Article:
At the time, the university said its athletics department faced “systemic deficiencies in the areas of reporting structure and senior staff knowledge related to NCAA academic support and compliance. The department also suffered from instability caused by high staff turnover, the absence of a formal rules education process, and a lack of sufficient academic support staff. There was a single academic coordinator with oversight of 300 student-athletes.”

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Since learning of the violations, Morgan State said it has taken corrective action to strengthen its program for student-athletes, citing the football team regaining its postseason eligibility in May by posting a satisfactory multiyear Academic Progress Rate. The university also received a nearly $890,000 Accelerating Academic Success Program Comprehensive Grant award from the NCAA.

“The infractions listed do not reflect the way in which Morgan generally conducts its affairs nor do they represent the University's tradition of excellence in the classroom and on the playing field,” the school announced in its statement Tuesday. “Morgan is dedicated to the success of all student-athletes and our commitment to providing the appropriate resources to ensure compliance with all NCAA rules and regulations is unwavering.”

The university also self-imposed significant penalties, including relinquishing one men's basketball scholarship (2017–18) and two women's basketball scholarships (2016–17 and 2017–18); imposing an off-campus recruiting ban for the fall 2017 semester on men's basketball, women's basketball, softball, men's and women's tennis, bowling and men's and women's track; reducing official visits for men's and women's basketball to 15 and football to 30 for two years (2017–18 and 2018–19); imposing a three-year probation period; and a fine of $5,000.

In the lead-up to Tuesday’s announcement from the NCAA, the school said athletic director Ed Scott and president David Wilson appealed the judgment of the Infractions Panel. The university was granted an expedited hearing in November in Indianapolis, and the university presented a case to challenge the NCAA's verdict to seek relief from penalties deemed as excessive, unwarranted or unfair.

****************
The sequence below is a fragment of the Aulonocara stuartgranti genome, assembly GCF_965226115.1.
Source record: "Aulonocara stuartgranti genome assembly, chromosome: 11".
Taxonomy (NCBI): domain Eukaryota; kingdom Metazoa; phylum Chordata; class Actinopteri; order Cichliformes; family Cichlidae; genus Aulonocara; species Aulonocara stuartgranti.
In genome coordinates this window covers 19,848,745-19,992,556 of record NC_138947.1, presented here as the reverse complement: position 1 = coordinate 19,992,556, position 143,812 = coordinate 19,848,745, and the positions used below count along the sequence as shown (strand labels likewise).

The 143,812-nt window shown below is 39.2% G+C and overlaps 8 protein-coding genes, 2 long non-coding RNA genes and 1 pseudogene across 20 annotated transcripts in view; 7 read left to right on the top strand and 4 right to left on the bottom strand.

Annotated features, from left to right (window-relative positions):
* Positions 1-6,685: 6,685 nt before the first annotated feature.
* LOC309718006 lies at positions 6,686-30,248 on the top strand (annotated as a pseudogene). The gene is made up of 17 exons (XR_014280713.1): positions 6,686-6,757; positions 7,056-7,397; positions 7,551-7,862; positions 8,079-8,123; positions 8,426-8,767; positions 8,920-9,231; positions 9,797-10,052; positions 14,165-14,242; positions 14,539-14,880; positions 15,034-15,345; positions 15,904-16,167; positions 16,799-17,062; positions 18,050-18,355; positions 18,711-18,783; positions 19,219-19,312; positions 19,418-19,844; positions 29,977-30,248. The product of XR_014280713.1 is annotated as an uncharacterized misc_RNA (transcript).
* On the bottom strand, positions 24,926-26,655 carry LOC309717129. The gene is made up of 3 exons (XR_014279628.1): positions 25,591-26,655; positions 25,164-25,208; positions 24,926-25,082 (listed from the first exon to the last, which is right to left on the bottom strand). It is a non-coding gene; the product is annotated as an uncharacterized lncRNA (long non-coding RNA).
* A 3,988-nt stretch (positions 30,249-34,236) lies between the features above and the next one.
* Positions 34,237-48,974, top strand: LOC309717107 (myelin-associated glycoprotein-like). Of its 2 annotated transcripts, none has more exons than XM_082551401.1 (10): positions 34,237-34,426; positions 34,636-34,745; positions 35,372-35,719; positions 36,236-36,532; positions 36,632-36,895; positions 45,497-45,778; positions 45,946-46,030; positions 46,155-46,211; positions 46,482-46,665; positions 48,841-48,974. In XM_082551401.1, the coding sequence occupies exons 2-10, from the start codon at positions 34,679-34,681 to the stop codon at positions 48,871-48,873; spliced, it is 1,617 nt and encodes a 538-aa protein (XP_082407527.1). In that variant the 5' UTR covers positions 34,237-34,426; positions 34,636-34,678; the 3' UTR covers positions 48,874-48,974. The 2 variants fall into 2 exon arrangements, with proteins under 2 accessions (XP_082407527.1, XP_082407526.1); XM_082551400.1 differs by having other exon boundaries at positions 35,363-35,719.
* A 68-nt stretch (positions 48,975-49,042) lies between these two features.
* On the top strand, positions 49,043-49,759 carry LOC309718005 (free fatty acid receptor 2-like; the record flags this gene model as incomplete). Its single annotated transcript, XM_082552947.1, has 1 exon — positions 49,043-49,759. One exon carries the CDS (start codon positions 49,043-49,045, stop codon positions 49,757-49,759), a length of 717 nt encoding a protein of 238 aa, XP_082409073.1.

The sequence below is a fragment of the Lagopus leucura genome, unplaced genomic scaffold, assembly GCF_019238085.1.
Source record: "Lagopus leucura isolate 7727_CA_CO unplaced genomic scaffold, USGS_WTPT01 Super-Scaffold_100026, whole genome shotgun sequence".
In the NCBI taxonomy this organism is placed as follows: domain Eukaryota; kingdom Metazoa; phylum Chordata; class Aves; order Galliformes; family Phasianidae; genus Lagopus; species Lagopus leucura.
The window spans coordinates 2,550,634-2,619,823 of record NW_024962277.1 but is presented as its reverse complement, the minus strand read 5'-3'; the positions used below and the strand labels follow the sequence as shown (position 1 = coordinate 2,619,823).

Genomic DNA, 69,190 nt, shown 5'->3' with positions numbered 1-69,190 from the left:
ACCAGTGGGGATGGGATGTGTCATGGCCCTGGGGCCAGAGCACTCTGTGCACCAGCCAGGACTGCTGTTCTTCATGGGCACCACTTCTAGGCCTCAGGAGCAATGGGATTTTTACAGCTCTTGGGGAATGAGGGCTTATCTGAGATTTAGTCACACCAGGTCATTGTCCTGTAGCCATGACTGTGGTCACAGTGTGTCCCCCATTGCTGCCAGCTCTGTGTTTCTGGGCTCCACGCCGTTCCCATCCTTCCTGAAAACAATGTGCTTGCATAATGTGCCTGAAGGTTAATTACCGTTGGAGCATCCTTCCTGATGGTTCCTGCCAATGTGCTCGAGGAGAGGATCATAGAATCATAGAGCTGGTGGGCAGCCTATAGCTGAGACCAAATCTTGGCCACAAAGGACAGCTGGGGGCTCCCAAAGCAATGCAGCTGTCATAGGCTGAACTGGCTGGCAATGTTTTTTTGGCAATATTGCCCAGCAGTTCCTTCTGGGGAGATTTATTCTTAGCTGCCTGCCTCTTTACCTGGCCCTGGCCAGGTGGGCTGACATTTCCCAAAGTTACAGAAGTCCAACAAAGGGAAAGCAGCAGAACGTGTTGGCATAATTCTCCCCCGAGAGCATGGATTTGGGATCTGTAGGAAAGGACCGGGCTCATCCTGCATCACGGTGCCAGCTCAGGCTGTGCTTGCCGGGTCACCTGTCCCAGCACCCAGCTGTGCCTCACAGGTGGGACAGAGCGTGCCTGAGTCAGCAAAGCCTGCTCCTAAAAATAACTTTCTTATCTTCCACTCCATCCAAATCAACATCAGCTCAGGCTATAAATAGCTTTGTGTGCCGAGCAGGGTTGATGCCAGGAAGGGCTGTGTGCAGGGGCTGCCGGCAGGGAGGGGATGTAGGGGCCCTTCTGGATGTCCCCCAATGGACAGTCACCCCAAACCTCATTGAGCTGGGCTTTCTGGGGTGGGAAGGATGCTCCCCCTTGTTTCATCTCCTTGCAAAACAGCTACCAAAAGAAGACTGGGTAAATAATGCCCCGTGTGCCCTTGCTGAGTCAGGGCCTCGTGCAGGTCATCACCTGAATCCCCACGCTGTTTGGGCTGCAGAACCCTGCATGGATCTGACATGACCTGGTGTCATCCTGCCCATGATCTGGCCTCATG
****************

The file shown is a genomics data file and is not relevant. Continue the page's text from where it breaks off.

The panel lessened several penalties, including reducing the number of affected sports banned from postseason play from 10 to three (football, women's tennis and softball), decreasing the number of probation years from five to only four, and confining a 1 percent financial penalty to only the three sports penalized.

“Despite the infractions and resulting penalties imposed, Morgan remains committed to its responsibility to students, faculty, alumni, supporters and also the NCAA, to operate its athletic programs in a manner that is consistent with the highest principles of intercollegiate athletics and in adherence to our institutional values,” the school said Tuesday. “This commitment includes the obligation to be forthcoming and thoroughly transparent in our response, regardless of consequences, whenever the University learns of any possible transgressions in conduct that run contrary to those principles.

“Our pledge is to quality education, integrity, honesty and fairness in all University endeavors, which requires that we adhere to a higher standard. We are troubled by the notion that past mistakes will negatively impact the University and our students. And, as we move forward, we will use this experience as a learning opportunity, one that builds upon and does not stain an otherwise rich and impressive academic and athletic history.”